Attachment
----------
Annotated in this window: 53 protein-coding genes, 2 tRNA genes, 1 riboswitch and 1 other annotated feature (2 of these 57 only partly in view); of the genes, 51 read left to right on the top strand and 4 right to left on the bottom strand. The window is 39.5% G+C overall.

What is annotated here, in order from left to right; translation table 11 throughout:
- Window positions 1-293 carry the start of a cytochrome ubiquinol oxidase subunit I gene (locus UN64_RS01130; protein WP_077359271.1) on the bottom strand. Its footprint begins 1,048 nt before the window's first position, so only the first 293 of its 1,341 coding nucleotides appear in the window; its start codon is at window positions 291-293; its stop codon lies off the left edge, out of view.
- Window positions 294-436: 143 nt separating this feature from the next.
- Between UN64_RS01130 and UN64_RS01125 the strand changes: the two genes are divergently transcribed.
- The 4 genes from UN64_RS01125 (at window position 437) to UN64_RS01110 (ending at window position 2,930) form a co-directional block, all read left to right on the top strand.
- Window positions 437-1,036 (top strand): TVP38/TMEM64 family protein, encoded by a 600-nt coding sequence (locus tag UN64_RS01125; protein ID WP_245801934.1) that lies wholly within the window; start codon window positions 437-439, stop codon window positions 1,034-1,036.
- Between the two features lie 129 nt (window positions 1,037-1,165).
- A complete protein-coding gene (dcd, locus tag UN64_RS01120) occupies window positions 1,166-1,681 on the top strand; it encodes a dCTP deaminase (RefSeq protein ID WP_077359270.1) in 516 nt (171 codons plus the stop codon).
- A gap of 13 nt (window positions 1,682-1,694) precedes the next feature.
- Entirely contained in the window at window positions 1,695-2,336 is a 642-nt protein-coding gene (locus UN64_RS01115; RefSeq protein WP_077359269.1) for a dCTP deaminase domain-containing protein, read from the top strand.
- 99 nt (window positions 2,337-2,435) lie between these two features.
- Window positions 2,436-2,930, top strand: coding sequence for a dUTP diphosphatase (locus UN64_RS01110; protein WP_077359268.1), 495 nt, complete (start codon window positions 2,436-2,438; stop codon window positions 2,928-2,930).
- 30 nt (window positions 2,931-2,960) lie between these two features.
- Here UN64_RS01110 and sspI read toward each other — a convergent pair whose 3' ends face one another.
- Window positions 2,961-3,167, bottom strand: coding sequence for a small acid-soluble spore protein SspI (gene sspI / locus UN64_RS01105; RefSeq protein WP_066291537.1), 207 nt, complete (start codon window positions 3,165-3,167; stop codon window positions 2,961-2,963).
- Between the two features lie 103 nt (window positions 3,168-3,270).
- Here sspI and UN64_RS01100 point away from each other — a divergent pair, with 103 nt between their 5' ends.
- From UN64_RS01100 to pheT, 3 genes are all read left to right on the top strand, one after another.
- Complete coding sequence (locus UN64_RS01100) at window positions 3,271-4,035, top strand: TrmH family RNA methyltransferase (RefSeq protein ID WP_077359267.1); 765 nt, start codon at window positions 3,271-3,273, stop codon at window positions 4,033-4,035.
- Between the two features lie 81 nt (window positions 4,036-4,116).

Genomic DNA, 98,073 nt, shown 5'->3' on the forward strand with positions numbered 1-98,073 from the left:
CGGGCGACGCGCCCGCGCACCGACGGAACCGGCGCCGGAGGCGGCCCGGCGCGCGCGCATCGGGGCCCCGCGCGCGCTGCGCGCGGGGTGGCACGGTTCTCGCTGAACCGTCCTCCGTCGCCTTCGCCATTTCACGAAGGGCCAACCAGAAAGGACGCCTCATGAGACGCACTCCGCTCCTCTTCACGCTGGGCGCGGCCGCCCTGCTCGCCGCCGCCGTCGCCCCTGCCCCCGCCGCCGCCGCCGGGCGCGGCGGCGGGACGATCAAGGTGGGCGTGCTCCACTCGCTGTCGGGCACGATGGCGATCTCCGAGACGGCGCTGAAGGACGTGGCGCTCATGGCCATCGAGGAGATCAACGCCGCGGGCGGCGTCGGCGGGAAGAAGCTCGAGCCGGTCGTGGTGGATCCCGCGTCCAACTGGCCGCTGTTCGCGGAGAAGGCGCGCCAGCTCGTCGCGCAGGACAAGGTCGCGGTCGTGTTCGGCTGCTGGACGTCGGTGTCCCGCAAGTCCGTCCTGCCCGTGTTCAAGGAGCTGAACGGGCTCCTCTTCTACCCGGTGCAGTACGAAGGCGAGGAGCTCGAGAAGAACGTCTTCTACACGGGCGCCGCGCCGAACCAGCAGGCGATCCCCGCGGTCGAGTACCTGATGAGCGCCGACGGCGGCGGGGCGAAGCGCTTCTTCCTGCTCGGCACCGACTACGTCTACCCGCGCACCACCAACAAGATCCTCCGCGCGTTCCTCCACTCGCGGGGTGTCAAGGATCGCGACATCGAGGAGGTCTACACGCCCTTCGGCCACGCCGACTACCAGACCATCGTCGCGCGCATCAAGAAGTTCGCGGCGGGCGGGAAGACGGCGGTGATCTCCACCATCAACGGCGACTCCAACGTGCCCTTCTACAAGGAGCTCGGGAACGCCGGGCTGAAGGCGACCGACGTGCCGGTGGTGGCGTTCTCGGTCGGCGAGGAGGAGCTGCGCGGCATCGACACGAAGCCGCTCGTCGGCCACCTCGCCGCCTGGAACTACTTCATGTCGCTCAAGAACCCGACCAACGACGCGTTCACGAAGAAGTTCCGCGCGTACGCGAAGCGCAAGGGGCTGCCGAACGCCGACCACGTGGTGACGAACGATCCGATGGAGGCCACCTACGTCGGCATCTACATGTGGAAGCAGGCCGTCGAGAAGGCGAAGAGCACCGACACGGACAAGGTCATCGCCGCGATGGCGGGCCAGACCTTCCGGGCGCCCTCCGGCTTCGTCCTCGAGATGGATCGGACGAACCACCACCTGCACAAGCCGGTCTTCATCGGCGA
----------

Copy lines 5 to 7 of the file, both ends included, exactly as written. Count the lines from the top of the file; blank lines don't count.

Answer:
- Between UN64_RS01130 and UN64_RS01125 the strand changes: the two genes are divergently transcribed.
- The 4 genes from UN64_RS01125 (at window position 437) to UN64_RS01110 (ending at window position 2,930) form a co-directional block, all read left to right on the top strand.
- Window positions 437-1,036 (top strand): TVP38/TMEM64 family protein, encoded by a 600-nt coding sequence (locus tag UN64_RS01125; protein ID WP_245801934.1) that lies wholly within the window; start codon window positions 437-439, stop codon window positions 1,034-1,036.